0700 flash

A man identified as Mr. Beverly has notified Dallas city officials that a “pro-open carry group” will be holding a rally Saturday afternoon in Lee Park, apparently to call on city officials to leave in place the bronze statue of Confederate army Gen. Robert E. Lee, which has stood in the park since it was donated to the city in 1936.

The statue, donated to the city by the Dallas Southern Memorial Association, an organization that reportedly had ties to the KKK, was unveiled by the-President Franklin D. Roosevelt. The park, previously known as Oak Lawn Park, was renamed Lee Park at that time.

According to an email sent out to city staff this afternoon (Wednesday, Sept. 13) by city spokeswoman Vernesha Cathey, Mr. Beverly “has been cooperative and is working with DPD Intelligence Unit detectives regarding rally logistics.”

Cathey’s email continued, “Although preliminary, Mr. Beverly has stated that his group will hold the rally in Lee Park sometime around midday on Saturday and the estimated crowd of 200 will also be armed as they are a pro-open carry group. The organizer is stressing that this is a peaceful event, and is working with DPD.”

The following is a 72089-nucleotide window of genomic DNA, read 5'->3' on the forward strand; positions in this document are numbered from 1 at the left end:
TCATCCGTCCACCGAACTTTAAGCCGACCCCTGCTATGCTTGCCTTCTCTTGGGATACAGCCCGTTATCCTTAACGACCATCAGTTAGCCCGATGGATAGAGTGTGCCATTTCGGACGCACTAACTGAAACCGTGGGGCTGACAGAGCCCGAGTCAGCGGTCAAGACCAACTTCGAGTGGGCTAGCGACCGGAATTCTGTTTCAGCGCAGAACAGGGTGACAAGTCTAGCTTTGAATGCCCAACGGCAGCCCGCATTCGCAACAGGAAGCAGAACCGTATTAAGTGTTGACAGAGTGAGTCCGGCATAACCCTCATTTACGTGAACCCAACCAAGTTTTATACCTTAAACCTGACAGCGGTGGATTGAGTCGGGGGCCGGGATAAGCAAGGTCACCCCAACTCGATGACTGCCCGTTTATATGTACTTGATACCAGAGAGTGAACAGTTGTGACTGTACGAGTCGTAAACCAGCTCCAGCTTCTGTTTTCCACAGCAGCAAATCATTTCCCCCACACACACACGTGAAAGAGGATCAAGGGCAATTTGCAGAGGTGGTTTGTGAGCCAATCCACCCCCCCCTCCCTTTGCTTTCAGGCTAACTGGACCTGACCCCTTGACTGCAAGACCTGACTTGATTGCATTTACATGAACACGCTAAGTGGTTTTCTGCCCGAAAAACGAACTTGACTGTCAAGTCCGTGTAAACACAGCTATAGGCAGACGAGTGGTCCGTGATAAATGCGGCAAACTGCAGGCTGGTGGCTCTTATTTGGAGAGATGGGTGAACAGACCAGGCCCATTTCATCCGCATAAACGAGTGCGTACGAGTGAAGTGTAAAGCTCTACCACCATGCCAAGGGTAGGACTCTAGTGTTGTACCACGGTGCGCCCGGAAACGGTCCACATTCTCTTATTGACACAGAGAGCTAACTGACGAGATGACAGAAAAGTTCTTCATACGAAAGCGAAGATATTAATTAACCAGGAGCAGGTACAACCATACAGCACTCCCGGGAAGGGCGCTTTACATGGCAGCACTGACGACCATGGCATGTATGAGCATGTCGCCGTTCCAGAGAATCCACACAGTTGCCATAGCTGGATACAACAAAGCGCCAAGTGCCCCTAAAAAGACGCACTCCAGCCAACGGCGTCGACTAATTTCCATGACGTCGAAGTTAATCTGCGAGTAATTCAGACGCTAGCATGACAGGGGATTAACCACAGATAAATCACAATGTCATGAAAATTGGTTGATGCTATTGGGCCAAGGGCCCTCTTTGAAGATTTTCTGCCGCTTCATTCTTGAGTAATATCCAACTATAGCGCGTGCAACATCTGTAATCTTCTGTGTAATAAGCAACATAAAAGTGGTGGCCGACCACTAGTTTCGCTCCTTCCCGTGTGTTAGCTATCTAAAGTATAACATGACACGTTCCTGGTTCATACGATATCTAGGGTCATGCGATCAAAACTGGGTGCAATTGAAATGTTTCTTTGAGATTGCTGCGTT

Cathey said that “as always,” Dallas police would not interfere with “a lawful and peaceful assembly of any individuals or groups expressing their first amendment rights … .” But officers will not hesitate to step in “if any type of criminal offense is committed against any person or property.”

Officers will also keep demonstrators from impeding traffic in the area or attempting to “shut down a freeway,” Cathey said, stressing that the “safety of our officers and citizens is the primary concern as individuals or groups gather to express their first amendment rights.”

When the rally begins at noon in Lee Park, the Miller Lite Music Festival in the Park, presented by T-Mobile, will have been underway for about an hour at Reverchon Park, located less than a mile away down Turtle Creek Boulevard. The festival at Reverchon Park is part of Dallas’ annual September Pride celebration, and until recent years, was held at Lee Park on the Sunday of the Alan Ross Texas Freedom Parade.